Solyndra Term Paper Kenneth Lingenfelter

It was in 2010 that solyndra when they would begin to

Info icon This preview shows pages 5–8. Sign up to view the full content.

View Full Document Right Arrow Icon
Renewable Energy World Magazine. It was in 2010 that Solyndra when they would begin to face financial difficulties after raising $1 billion in venture capital and receiving money from the Department of Energy. It was evident that Solyndra’s system proved less expensive to install, but were more expensive to produce. The overall cost for Solyndra’s product was double the cost for competitive solar panel companies which would ultimately bring the company to cancel plans to add 1,000 jobs and replace Gronet (CEO) with Brian Harrison. Solyndra would increase its visibility in 2011 under the leadership of Harrison. His goal was to present trade shows and granting interviews to journalists with integration of expanding marketing sales. 5
Image of page 5

Info iconThis preview has intentionally blurred sections. Sign up to view the full version.

View Full Document Right Arrow Icon
Solyndra qualified for the guaranteed government loan through the Energy Policy Act 2005, title XVII, section 1705. Under section 1705 the company must be based in the United States, must be renewable energy systems project, and must commence construction no later than 30 September 2011. Title XVII specifies that the Department of Energy must receive either an appropriation for the Credit Subsidy Cost; the expected long-term liability to the Federal Government in issuing the loan guarantee; or payment of that cost by the borrower. The Department appropriated funds to pay the Credit Subsidy Cost of Section 1705 projects. In some cases, 1703 eligible projects may also be eligible under 1705, thereby qualifying them for appropriated CSC. (Department of Energy, 2011) Even after receiving loans and securing investments from creditable shareholders Solyndra eventually filed chapter 11 bankruptcy in August 2011. The federal government was part of Solyndra largest creditors when filing the Chapter 11 Bankruptcy. In all the company had listed $859 million in assets and $784 million in secured loans. Under the newly approved plan their was and issue pertaining the amount considered for the tax break. The $341 million would be handled by Argonaut Private Equity and Madrone Capital Partners. The use for the Chapter 11 of the Bankruptcy code will provide a proceeding whereby, under the supervision of the Bankruptcy Court, the debtor’s financial affairs can be reorganized rather than liquidated. Along with filing for chapter 11 Bankruptcy, Solyndra was also dealing with disgruntle employees attempting to collect $3.5 million in compensation. The Worker Adjustment and Retraining Notification Act (WARN) of 1988 requires that covered firms provide affected employees with 60 days' advance notice of plant closings and large-scale layoffs. Under the federal Worker Adjustment and Retraining Notification Act 6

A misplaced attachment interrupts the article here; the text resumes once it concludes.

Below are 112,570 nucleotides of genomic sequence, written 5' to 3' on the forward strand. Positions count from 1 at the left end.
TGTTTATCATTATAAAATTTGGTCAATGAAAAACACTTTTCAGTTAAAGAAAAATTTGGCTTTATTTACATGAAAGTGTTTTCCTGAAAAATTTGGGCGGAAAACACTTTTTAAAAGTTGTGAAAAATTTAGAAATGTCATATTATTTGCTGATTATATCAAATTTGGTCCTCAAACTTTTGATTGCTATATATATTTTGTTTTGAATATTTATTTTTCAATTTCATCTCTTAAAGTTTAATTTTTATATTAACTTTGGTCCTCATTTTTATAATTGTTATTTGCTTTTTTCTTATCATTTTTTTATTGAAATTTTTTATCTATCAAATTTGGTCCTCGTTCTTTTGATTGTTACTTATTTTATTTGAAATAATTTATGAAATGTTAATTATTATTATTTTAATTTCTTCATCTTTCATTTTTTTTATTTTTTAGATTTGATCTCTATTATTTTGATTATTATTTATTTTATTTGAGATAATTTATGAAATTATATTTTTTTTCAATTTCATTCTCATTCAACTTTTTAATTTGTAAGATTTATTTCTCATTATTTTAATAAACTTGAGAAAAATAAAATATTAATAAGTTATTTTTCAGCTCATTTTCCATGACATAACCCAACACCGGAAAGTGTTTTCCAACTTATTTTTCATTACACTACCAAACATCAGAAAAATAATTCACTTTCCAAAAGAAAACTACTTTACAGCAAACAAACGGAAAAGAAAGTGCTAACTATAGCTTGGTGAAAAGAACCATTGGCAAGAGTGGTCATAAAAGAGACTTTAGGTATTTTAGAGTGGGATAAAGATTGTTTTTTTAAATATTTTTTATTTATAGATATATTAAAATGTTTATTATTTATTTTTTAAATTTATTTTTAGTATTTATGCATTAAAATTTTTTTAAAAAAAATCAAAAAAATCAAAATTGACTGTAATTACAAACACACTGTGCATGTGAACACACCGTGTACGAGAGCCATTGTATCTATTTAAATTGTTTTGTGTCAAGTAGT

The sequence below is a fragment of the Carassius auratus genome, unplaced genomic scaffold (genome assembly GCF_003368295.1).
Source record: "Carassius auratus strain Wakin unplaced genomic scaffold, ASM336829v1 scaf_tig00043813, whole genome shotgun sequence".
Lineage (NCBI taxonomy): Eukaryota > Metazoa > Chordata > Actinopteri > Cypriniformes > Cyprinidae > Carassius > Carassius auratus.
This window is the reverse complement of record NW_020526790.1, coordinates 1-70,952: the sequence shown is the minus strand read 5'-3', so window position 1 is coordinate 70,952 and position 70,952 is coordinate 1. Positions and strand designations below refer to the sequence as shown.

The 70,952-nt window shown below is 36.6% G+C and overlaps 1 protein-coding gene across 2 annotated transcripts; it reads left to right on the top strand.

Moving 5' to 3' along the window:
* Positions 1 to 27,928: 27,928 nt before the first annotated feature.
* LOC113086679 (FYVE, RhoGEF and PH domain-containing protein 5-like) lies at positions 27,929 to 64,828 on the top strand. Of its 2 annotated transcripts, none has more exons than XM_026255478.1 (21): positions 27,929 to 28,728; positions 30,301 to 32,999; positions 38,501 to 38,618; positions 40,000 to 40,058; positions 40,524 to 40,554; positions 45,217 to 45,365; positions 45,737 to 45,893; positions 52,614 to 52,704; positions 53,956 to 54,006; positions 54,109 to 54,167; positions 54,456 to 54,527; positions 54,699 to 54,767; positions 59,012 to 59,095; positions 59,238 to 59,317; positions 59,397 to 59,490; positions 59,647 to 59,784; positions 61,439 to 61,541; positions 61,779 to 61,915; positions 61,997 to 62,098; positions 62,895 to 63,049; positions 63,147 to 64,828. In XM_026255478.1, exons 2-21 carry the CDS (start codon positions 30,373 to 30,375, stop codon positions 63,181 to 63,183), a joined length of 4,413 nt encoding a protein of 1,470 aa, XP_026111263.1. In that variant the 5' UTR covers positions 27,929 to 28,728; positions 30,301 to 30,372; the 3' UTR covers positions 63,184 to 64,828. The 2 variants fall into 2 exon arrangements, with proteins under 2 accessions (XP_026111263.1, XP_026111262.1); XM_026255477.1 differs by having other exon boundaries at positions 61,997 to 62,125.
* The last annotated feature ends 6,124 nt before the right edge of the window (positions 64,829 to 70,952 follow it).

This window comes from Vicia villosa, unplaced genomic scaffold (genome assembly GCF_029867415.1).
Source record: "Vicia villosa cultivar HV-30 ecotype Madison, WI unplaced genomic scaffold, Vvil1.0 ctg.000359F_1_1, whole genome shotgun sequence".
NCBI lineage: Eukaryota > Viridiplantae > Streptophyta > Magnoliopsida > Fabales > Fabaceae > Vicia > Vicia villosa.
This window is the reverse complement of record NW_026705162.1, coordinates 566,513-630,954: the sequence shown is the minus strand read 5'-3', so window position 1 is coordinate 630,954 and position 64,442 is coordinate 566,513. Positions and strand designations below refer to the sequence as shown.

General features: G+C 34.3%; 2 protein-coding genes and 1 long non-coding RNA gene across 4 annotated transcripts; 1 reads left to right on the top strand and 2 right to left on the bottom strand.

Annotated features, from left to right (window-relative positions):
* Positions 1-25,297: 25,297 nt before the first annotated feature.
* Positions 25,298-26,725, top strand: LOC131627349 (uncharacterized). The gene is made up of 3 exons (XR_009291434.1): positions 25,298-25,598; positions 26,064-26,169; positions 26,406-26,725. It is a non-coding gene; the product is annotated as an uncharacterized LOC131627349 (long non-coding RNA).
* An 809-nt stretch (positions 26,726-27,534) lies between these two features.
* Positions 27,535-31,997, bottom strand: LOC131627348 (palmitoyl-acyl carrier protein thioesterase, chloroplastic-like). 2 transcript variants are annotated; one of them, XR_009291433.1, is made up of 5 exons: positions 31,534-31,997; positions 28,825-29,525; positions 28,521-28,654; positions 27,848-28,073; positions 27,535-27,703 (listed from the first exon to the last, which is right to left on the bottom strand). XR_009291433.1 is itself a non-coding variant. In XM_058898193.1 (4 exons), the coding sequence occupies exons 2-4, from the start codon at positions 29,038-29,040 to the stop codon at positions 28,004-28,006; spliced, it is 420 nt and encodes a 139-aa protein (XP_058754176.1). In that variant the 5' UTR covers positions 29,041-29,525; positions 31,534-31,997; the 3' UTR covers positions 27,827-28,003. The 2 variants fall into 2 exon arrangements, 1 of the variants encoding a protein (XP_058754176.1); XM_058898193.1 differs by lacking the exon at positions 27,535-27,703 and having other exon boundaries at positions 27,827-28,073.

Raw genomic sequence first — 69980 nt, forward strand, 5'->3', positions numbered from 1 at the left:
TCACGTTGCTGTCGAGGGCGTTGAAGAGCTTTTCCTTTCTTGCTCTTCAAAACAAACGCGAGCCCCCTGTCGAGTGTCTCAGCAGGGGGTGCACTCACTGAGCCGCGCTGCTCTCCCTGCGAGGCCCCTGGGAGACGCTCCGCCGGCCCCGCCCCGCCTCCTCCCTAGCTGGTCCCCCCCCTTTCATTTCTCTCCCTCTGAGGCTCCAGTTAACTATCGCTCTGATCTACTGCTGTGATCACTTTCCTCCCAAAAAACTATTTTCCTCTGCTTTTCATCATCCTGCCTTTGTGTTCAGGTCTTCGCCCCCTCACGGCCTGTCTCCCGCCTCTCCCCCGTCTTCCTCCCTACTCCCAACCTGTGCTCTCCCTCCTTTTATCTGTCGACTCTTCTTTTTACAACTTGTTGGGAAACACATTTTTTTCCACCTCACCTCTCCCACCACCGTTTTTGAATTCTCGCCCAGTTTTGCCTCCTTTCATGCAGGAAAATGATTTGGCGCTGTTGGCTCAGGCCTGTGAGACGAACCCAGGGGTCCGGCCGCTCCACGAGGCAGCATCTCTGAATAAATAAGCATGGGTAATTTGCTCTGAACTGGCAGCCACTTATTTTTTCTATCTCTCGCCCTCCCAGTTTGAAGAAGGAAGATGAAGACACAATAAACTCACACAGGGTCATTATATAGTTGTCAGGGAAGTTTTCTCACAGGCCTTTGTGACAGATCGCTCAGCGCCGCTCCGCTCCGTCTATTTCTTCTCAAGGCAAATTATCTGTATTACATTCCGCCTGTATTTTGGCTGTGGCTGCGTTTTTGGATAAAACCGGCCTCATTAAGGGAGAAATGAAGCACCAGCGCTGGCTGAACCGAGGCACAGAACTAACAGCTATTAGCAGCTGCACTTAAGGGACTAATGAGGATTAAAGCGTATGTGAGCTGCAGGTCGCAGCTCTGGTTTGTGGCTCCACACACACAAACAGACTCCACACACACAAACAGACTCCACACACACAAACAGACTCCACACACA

Image of page 6
(WARN) and the California Labor Code, employees of Solyndra filed suit claiming for 60 days in wages and benefits. On August 31, 2011 Solyndra conducted mass layoffs for employees without providing them with an official written notice for the actions of the corporation. The WARN Act requires that Solyndra is to provide their employees with 60 days written notice in advance of a mass layoff or plant closing. In the absence of such notice, employers may be liable to each affected employee for 60 days wages and benefits. Approximately 13 months later the
Image of page 7

Info iconThis preview has intentionally blurred sections. Sign up to view the full version.

View Full Document Right Arrow Icon
Image of page 8
This is the end of the preview. Sign up to access the rest of the document.

{[ snackBarMessage ]}

What students are saying

  • Left Quote Icon

    As a current student on this bumpy collegiate pathway, I stumbled upon Course Hero, where I can find study resources for nearly all my courses, get online help from tutors 24/7, and even share my old projects, papers, and lecture notes with other students.

    Student Picture

    Kiran Temple University Fox School of Business ‘17, Course Hero Intern

  • Left Quote Icon

    I cannot even describe how much Course Hero helped me this summer. It’s truly become something I can always rely on and help me. In the end, I was not only able to survive summer classes, but I was able to thrive thanks to Course Hero.

    Student Picture

    Dana University of Pennsylvania ‘17, Course Hero Intern

  • Left Quote Icon

    The ability to access any university’s resources through Course Hero proved invaluable in my case. I was behind on Tulane coursework and actually used UCLA’s materials to help me move forward and get everything together on time.

    Student Picture

    Jill Tulane University ‘16, Course Hero Intern